She hated the blue fire in her eyes.
A mage had put it there a long time ago.
She’d worked as an assassin then. She was hired to find an elemental mage whose signature move was a burst of blue fire. When she found him he was sitting in the shade of an apple tree, poring over a tome that looked to be even older than he was.
He’d heard her coming, she was sure of it. And yet he didn’t raise his eyes from the script on his lap. His brow remained furrowed, his expression contemplative.
He didn’t put up a good fight – she was surprised by that. But just as she was about to kill him, he blasted her with his fire magic, searing half her left arm and decimating the tendons in her right leg.
She spent nine days in a healer’s room. On the tenth she was fully healed.
But when she held a mirror up to her face, her eyes were different.
There was a tiny blue flame flickering in each pupil.
With the mage dead, she went back to work. She was as swift as ever. But when she closed her eyes she saw things, memories that weren’t hers. They appeared in her mind as clearly as if they were her own.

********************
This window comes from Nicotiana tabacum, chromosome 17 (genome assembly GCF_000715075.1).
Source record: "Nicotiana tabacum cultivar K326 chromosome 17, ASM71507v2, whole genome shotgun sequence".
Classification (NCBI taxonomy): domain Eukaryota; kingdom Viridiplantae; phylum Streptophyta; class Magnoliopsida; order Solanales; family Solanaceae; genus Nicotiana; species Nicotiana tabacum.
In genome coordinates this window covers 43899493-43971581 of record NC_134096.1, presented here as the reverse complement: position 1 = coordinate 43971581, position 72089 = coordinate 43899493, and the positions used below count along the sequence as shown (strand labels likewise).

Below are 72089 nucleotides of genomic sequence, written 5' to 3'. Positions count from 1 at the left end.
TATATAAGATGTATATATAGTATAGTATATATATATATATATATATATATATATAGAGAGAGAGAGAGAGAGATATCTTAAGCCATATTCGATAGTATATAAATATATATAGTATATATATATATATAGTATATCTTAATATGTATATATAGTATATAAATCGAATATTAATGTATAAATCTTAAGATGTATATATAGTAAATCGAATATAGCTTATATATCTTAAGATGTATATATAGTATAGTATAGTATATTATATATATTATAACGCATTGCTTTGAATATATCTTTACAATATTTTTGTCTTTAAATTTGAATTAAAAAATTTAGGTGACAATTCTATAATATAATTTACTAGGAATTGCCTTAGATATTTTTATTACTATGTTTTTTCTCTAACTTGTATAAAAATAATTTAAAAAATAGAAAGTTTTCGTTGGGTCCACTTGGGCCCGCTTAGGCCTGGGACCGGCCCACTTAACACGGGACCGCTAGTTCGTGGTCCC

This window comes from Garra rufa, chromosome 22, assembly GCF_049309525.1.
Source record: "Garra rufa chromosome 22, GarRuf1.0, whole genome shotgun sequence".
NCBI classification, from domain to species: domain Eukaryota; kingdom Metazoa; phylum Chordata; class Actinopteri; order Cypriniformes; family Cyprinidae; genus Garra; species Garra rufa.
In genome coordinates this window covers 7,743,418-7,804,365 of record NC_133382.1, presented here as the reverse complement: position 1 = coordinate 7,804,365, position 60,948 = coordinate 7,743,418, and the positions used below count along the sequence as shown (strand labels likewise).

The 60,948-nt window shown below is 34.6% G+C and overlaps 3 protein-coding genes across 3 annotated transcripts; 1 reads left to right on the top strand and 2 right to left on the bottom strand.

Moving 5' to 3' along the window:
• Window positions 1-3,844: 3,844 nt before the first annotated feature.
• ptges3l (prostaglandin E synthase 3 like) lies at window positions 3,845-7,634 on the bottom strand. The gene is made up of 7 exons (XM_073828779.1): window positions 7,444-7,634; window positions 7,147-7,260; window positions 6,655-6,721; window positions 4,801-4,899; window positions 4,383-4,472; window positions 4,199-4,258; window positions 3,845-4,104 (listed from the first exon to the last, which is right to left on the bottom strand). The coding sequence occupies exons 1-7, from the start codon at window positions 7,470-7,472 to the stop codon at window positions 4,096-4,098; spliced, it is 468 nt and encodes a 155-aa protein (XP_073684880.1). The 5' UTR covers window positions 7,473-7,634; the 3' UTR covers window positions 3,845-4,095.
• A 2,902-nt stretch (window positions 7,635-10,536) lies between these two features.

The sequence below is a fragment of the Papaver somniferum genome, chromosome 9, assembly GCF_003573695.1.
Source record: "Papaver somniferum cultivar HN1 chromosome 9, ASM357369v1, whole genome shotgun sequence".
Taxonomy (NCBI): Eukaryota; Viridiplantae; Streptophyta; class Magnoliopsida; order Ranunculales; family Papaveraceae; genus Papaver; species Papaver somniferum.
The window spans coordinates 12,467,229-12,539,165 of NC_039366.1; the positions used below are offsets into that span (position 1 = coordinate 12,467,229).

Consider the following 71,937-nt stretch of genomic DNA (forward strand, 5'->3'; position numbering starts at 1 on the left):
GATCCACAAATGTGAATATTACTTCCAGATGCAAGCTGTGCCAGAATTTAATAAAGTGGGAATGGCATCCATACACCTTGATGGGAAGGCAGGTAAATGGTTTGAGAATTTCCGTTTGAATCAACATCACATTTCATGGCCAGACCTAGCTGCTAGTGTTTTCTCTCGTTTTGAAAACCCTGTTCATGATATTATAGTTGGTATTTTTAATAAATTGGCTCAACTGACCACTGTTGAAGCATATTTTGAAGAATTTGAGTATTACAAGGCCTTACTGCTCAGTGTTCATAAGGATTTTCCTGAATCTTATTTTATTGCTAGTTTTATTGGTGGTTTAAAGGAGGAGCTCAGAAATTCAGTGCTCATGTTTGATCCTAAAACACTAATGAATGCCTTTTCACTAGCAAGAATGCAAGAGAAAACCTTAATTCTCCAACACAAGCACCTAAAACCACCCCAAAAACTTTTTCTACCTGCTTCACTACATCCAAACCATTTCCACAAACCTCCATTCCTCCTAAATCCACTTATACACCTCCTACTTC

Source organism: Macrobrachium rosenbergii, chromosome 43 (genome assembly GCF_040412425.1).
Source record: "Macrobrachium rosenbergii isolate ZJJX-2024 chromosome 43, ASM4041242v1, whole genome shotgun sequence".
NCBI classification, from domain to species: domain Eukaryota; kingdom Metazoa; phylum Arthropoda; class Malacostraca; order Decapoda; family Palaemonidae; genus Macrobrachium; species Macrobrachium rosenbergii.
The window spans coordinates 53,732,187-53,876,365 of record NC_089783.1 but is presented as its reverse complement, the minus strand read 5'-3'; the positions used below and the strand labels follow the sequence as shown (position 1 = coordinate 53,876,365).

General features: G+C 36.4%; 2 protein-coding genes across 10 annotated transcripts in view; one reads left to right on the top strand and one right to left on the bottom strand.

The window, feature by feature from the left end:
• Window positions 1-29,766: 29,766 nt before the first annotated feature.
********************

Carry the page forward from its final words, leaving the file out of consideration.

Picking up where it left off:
There were books, lots of books. The text swam before her eyes, filling her with knowledge of dragons, ancient curses and relics from times forgotten.
There were people too. An old woman with greying burgundy hair, and a much younger woman. The younger woman was sick. She couldn’t move. The mage sat by her bedside every day. Her mournful lilac eyes haunted the assassin’s dreams.
The mage was searching for something. (Aphrael, she reminded herself. His name was Aphrael.) It was a pond of some kind, one whose waters could cure any ailment. The assassin’s mind filled with images of this pond. Every time she saw it the fire in her eyes burned.
She couldn’t stand it anymore.
She had to find the pond and bring back its waters for the mage’s daughter, the one with the lilac eyes. If she didn’t the torture would never end.
So the assassin set out to find the pond. The mage’s journey became hers. His memories were hers. His hopes, his dreams, his pain – they were all a part of her now.
Sometimes at night, when the stars were too silent for her liking, the assassin remembered the way she’d found the mage, reading under that apple tree. She remembered how he’d sighed when she showed herself. It was a weary sigh, but there had been no sadness in it.
And she wondered if he’d every truly died at all.
Note: Thanks to the lovely Ckye for her prompt Blue Fire. I couldn’t do the challenge, but why waste such a good prompt, eh?
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